When I’m reading submissions for an anthology, I do usually have a few scenarios or types of stories I know in advance I’d like to include. But then it’s up to you—and that “you” I hope continues to cast a wider and wider net, of people who live all over the world, of seasoned writers and those penning their first erotic stories, of people for whom the prompt immediately floods their minds with multiple story ideas and those who struggle for just the right combination of character and plot.
I’ve found that with my own writing, the broader I cast my mental net of what “erotic” can mean, the more complex my stories, the more offbeat and, I believe, the more likely they are to be published, if they stand out in plot. That’s why I was intrigued, and challenged, by Alison Tyler’s recent calls for stories written in the second person, a style I find particularly challenging.
My best advice to anyone submitting to my anthologies (which I think is probably applicable to other editors, but I can only speak for myself) is to write the story only you can write. Of course, on a basic level, that applies to any story, since you’re the one actually sitting down at the keyboard (or picking up the pen). But probe a little more deeply and you may find a nuance or twist that involves bringing your own personal knowledge into the story. By that, I don’t just mean sexual knowledge, because I don’t think sexual experience is a precursor to writing good erotica. I mean knowledge of life, of human interaction, of relationships. Of love, lust, jealousy, anticipation, arousal, fear, curiosity, etc.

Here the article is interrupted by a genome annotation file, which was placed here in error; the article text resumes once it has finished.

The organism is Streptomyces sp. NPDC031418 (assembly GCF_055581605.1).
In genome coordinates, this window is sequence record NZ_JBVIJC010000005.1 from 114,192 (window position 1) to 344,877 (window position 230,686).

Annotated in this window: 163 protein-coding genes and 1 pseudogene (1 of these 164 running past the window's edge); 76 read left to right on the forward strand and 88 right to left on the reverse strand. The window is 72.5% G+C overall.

I’ve always promised myself that if writing or editing erotica get boring, I will give them up, and I stand by that, but over 13 years, writing over 100 stories and editing over 50 anthologies, I’m still not bored. I maintain that’s because I’ve pushed myself to go outside my comfort zone, to find ways to take my experiences and my research and imagination and meld them into stories that often surprise even me. I love the unruly stories where I think I know where they’re leading me and suddenly they twist and turn, occasionally leading me down a dead end, but more often leading me up a grueling mountain with a gorgeous view, or speeding down an open road.